A New Yorker visits Jigoro Kano’s Academy in Tokyo, 1914
“It was an inspiring sight…”
Above: Jigoro Kano demonstrates a technique. Source: http://www.judo-educazione.it/video/koshiki_en.html
Perhaps few individuals have had more impact on the modern history of grappling than Jigorō Kanō (1860-1938). The founder of Judo, Kano had also studied, gathered, codified, and taught traditional Japanese Jiu Jitsu, which would be brought to both America and Brazil by his own students. According to the Gracie family website,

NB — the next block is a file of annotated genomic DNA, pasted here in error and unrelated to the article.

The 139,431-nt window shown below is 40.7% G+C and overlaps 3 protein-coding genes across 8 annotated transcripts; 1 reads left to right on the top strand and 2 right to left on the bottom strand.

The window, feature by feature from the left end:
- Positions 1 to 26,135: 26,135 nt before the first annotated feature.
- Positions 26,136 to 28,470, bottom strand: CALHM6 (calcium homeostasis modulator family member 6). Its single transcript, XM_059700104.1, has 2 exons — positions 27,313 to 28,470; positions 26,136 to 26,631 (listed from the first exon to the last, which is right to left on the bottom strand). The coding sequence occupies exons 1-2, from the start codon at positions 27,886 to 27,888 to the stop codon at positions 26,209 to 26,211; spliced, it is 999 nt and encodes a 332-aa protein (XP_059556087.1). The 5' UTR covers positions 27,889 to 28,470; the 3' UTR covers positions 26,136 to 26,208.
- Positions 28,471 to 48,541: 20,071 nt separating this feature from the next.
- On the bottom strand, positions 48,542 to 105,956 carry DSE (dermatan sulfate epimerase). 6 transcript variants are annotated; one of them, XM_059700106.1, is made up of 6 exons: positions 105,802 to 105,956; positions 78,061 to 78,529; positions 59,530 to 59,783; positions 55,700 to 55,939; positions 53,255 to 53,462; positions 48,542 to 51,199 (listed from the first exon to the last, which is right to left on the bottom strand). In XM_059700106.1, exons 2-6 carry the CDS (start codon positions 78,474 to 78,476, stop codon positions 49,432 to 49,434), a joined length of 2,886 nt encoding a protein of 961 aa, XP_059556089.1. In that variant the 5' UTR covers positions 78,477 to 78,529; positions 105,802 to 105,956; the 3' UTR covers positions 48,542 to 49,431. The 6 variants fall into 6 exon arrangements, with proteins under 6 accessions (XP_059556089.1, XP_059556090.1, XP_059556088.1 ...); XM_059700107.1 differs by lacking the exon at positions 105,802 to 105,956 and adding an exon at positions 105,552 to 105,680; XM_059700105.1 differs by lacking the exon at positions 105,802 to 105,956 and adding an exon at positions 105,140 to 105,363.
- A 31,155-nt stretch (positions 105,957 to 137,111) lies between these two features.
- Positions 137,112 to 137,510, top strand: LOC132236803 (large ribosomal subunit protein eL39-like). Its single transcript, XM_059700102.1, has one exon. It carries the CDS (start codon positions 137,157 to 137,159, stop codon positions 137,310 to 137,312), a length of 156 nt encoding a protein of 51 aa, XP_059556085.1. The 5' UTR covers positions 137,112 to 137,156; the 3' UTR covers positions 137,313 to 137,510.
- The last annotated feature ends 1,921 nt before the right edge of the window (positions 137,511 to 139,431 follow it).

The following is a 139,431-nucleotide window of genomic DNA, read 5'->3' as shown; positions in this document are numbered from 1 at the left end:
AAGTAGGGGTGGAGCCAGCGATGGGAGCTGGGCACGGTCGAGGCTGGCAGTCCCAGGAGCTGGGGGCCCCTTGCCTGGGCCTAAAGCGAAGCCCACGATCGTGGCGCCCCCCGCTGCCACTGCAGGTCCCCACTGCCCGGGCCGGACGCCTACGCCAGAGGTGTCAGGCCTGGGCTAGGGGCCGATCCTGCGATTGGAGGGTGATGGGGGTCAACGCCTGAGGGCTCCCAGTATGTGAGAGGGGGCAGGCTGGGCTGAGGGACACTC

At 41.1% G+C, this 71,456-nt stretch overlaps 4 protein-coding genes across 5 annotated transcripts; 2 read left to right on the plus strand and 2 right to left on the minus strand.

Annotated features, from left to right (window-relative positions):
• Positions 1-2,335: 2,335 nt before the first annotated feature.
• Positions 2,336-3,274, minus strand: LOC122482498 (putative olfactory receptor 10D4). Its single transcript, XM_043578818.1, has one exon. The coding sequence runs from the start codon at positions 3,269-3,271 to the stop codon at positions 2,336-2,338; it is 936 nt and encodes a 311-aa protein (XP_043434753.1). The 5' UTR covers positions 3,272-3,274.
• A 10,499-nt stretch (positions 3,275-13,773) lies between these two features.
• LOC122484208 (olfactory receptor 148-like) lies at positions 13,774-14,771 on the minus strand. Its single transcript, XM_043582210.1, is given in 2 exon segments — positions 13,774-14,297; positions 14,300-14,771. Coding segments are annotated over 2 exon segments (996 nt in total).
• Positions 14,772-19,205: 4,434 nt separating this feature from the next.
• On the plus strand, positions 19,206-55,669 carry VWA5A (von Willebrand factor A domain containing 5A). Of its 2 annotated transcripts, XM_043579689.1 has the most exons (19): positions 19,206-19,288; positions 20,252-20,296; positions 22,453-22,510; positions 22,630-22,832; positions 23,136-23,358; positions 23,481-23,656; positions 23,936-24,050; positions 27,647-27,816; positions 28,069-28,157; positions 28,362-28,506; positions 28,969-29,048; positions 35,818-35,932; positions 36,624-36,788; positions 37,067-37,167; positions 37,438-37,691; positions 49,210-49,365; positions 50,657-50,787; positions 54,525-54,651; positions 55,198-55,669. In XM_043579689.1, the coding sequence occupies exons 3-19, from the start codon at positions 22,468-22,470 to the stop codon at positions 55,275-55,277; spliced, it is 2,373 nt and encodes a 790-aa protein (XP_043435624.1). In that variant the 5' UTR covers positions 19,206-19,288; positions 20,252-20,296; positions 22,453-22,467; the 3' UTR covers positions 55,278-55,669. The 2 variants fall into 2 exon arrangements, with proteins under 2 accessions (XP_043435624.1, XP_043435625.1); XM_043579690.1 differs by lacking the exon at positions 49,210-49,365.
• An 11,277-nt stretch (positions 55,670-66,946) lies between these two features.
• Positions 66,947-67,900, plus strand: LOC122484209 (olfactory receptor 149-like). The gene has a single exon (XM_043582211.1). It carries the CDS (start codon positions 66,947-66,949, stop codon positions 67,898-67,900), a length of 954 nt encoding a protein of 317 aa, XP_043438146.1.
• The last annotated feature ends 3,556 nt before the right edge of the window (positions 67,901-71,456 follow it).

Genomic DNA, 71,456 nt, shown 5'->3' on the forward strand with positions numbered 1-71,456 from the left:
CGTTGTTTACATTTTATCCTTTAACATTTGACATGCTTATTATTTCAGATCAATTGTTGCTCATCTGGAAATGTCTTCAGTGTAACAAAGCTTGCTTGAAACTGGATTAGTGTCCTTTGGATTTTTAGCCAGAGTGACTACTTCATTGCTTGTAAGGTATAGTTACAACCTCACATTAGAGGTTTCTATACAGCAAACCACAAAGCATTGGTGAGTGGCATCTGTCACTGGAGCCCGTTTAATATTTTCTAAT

“Japanese Jiu-Jitsu (practiced as Judo) was introduced to the Gracie family in Brazil around 1914 by Esai Maeda, who was also known as Conde Koma. Maeda was a champion of Jiu-Jitsu and a direct student of Kano, at the Kodokan in Japan. He was born in 1878, and became a student of Judo (Kano’s Jiu-Jitsu) in 1897.”
Kano’s legacy can therefore be said to have had an immense impact on everything from Judo to Jiujitsu, from Brazilian Jiu Jitsu to modern Mixed Martial Arts (MMA).
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